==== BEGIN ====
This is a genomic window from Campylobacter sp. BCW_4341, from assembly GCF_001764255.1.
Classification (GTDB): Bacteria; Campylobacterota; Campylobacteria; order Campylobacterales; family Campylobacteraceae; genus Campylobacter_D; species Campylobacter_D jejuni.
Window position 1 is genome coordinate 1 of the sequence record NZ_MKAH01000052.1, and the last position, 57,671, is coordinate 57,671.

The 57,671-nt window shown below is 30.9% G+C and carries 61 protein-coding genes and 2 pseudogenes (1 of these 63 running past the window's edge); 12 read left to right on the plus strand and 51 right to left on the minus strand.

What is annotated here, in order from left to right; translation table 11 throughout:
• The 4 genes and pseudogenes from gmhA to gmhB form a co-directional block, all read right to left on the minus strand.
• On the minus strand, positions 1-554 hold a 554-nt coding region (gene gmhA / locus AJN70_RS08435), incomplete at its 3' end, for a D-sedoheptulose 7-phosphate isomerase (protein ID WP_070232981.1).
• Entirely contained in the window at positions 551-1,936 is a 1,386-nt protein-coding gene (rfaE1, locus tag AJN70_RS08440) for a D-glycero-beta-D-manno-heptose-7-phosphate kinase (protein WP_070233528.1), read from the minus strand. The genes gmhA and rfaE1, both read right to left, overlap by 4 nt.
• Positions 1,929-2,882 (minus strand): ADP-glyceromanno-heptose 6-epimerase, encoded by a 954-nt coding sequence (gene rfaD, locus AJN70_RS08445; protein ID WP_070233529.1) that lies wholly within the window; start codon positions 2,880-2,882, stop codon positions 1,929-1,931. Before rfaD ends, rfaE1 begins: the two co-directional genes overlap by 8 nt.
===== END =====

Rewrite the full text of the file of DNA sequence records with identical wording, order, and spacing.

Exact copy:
This is a genomic window from Campylobacter sp. BCW_4341, from assembly GCF_001764255.1.
Classification (GTDB): Bacteria; Campylobacterota; Campylobacteria; order Campylobacterales; family Campylobacteraceae; genus Campylobacter_D; species Campylobacter_D jejuni.
Window position 1 is genome coordinate 1 of the sequence record NZ_MKAH01000052.1, and the last position, 57,671, is coordinate 57,671.

The 57,671-nt window shown below is 30.9% G+C and carries 61 protein-coding genes and 2 pseudogenes (1 of these 63 running past the window's edge); 12 read left to right on the plus strand and 51 right to left on the minus strand.

What is annotated here, in order from left to right; translation table 11 throughout:
• The 4 genes and pseudogenes from gmhA to gmhB form a co-directional block, all read right to left on the minus strand.
• On the minus strand, positions 1-554 hold a 554-nt coding region (gene gmhA / locus AJN70_RS08435), incomplete at its 3' end, for a D-sedoheptulose 7-phosphate isomerase (protein ID WP_070232981.1).
• Entirely contained in the window at positions 551-1,936 is a 1,386-nt protein-coding gene (rfaE1, locus tag AJN70_RS08440) for a D-glycero-beta-D-manno-heptose-7-phosphate kinase (protein WP_070233528.1), read from the minus strand. The genes gmhA and rfaE1, both read right to left, overlap by 4 nt.
• Positions 1,929-2,882 (minus strand): ADP-glyceromanno-heptose 6-epimerase, encoded by a 954-nt coding sequence (gene rfaD, locus AJN70_RS08445; protein ID WP_070233529.1) that lies wholly within the window; start codon positions 2,880-2,882, stop codon positions 1,929-1,931. Before rfaD ends, rfaE1 begins: the two co-directional genes overlap by 8 nt.